The promise made by the deceased
100. For the reasons already outlined in paras. 78 to 81 above, I am of opinion that the deceased made a promise to the plaintiff in the terms outlined in para. 77 above. The question that I now have to consider is whether this is enforceable and if so I have to consider in what manner it can or should be enforced.

101. The case which is made on behalf of the plaintiff is twofold. The plaintiff contends that the promise constitutes a representation which gives rise to a similar estoppel as that discussed above in the context of the claim arising from the representations made by the father and the uncle. In addition, the case is made based on a testamentary contract. I now deal with those issues in reverse order. I deal first with the case made on the basis of a testamentary contract. I then turn to consider the case based on estoppel.

The testamentary contract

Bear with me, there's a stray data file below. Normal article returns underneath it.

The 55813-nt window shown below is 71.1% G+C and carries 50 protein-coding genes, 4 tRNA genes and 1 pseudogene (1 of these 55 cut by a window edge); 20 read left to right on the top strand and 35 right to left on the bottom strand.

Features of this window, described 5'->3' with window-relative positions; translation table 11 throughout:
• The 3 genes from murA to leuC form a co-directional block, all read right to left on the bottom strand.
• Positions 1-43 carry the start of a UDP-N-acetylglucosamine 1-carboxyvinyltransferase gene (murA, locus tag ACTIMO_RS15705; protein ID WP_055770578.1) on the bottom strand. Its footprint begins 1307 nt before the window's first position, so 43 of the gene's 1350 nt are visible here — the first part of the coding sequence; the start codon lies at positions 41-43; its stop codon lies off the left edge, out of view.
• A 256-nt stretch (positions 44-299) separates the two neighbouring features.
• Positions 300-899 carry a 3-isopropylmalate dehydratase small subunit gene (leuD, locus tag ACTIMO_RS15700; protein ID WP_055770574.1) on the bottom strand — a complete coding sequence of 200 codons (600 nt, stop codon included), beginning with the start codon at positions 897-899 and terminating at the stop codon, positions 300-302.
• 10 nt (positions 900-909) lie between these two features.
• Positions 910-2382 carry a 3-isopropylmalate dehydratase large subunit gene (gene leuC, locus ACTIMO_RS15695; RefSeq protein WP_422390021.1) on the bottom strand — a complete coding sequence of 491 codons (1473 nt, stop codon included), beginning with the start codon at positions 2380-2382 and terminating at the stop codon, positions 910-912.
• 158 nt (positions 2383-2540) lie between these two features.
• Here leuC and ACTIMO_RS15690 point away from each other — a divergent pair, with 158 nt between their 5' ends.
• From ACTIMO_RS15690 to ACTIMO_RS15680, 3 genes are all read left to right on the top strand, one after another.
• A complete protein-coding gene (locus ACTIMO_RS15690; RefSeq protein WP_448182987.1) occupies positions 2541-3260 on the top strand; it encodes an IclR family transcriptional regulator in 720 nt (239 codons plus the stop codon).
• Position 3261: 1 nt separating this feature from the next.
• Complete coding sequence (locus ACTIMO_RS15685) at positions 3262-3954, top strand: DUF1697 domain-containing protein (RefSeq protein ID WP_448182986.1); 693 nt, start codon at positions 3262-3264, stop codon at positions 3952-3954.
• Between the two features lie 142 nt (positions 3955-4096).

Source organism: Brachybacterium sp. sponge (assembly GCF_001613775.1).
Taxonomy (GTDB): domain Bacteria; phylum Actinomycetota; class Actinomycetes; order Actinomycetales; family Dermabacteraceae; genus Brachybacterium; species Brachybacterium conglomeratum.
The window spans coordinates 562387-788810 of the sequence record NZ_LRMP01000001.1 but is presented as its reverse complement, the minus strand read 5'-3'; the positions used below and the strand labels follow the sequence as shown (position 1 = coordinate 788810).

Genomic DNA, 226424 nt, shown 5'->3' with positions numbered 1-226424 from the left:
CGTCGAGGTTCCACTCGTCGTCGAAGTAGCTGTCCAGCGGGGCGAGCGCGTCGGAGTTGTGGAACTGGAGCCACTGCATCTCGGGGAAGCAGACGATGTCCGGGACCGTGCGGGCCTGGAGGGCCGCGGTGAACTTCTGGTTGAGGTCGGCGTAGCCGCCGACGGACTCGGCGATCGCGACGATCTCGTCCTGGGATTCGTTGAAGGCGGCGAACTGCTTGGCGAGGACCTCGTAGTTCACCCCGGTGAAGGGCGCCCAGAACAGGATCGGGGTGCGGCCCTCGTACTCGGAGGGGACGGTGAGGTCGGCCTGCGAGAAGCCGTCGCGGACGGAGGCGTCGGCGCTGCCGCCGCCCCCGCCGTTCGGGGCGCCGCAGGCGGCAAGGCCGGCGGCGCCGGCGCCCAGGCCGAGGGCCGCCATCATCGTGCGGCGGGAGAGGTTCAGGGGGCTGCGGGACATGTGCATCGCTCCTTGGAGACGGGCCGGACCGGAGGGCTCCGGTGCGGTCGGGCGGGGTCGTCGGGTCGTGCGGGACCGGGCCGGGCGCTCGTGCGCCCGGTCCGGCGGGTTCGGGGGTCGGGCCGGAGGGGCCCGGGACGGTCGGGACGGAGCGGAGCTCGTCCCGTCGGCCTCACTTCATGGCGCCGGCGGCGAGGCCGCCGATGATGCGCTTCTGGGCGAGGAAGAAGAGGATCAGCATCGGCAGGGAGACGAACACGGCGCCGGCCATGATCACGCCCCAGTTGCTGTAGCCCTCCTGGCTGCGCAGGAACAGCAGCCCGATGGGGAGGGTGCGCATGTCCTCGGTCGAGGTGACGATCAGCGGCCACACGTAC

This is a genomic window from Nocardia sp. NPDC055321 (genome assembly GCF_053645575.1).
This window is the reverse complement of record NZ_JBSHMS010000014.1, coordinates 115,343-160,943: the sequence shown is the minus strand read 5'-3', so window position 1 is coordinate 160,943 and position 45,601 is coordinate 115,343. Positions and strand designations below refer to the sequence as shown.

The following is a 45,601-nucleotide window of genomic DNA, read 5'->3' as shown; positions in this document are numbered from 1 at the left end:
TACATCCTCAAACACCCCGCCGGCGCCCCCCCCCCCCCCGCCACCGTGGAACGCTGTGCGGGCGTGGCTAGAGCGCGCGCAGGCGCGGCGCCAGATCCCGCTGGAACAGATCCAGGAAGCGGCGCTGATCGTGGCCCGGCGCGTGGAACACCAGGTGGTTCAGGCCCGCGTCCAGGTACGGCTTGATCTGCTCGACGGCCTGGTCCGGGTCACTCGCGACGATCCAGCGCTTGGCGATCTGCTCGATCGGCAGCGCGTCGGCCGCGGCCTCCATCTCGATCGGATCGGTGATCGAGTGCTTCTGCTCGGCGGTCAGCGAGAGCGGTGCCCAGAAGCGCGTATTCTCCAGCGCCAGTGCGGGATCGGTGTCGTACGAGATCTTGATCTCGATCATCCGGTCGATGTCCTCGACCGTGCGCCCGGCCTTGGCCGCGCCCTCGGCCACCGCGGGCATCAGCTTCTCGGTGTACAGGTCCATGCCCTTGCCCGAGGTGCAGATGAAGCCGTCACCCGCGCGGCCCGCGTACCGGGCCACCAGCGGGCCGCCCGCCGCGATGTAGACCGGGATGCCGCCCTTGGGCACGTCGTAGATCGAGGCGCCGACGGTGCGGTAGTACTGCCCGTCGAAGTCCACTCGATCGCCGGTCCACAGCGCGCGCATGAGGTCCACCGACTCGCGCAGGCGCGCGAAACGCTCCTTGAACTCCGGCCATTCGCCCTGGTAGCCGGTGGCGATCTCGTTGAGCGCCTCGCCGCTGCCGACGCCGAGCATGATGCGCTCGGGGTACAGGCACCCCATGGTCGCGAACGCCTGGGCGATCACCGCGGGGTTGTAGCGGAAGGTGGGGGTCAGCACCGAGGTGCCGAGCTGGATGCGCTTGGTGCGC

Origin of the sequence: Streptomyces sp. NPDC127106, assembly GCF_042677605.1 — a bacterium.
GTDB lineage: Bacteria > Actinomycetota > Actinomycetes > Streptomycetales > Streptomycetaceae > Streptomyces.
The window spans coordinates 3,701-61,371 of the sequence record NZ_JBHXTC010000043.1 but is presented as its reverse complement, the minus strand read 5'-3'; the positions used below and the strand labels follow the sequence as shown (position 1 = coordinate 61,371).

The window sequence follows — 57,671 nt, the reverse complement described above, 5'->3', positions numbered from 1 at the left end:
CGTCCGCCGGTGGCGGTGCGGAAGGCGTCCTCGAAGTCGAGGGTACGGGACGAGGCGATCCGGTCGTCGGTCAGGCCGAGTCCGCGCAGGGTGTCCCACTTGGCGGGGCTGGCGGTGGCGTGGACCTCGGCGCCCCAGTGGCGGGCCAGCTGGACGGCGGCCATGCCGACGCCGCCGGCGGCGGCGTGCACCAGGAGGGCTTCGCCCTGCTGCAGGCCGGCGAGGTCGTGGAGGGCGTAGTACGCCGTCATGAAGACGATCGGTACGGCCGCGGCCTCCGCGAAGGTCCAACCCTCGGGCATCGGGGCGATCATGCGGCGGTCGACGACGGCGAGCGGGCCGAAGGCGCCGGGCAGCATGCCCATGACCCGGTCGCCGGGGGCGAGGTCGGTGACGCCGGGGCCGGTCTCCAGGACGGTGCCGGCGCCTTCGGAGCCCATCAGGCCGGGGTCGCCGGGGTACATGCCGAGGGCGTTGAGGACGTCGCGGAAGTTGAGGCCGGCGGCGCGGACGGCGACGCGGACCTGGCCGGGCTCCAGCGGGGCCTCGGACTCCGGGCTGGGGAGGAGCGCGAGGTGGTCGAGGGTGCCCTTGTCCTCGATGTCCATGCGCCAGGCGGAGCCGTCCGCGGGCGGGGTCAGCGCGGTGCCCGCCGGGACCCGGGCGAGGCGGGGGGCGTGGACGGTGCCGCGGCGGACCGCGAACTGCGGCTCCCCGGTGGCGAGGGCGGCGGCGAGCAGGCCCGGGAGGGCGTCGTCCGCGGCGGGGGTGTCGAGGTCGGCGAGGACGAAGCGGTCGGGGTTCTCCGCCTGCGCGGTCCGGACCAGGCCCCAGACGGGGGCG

102. Significant reliance is placed by the plaintiff on the decision of the Supreme Court in McCarron v. McCarron (Supreme Court, unreported, 13 February 1997). In that case, the claimant was a cousin of a farmer and came to work on the farm in 1976. Previously, the farmer had asked the claimant’s father for someone to come out and “give a hand with hay and do odd bits of turns”. For several years, the claimant worked long hours helping out with the management of the farm. The claimant alleged that the farmer entered into an agreement with him in 1980 to remunerate him for this work by providing for him in his Will. Subsequently, the farmer died without making a will and the alleged agreement was therefore never honoured. The claimant had worked virtually full-time on the farm between 1976 and 1982 although his involvement later declined somewhat after he acquired a small farm of his own. In the Supreme Court, Murphy J. held that the discussions between the farmer and the claimant were very limited and that they amounted to no more than an exchange between the farmer and the claimant in which the farmer said “I suppose you are wondering about some compensation for your work” to which the claimant replied “I suppose I will not be forgotten” in response to which the farmer said to the claimant “you’ll be a rich man after my day”. There was also a later discussion where the farmer asked the claimant did he want a formal agreement to which the claimant replied: - “I will not put you out of your house or home”, to which the farmer said “Right. . we will leave it at that”. Notwithstanding the rather brief and general exchange between the parties, the Supreme Court held that there was a binding agreement that should be specifically performed. Murphy J. said at p. 9 of the judgment: -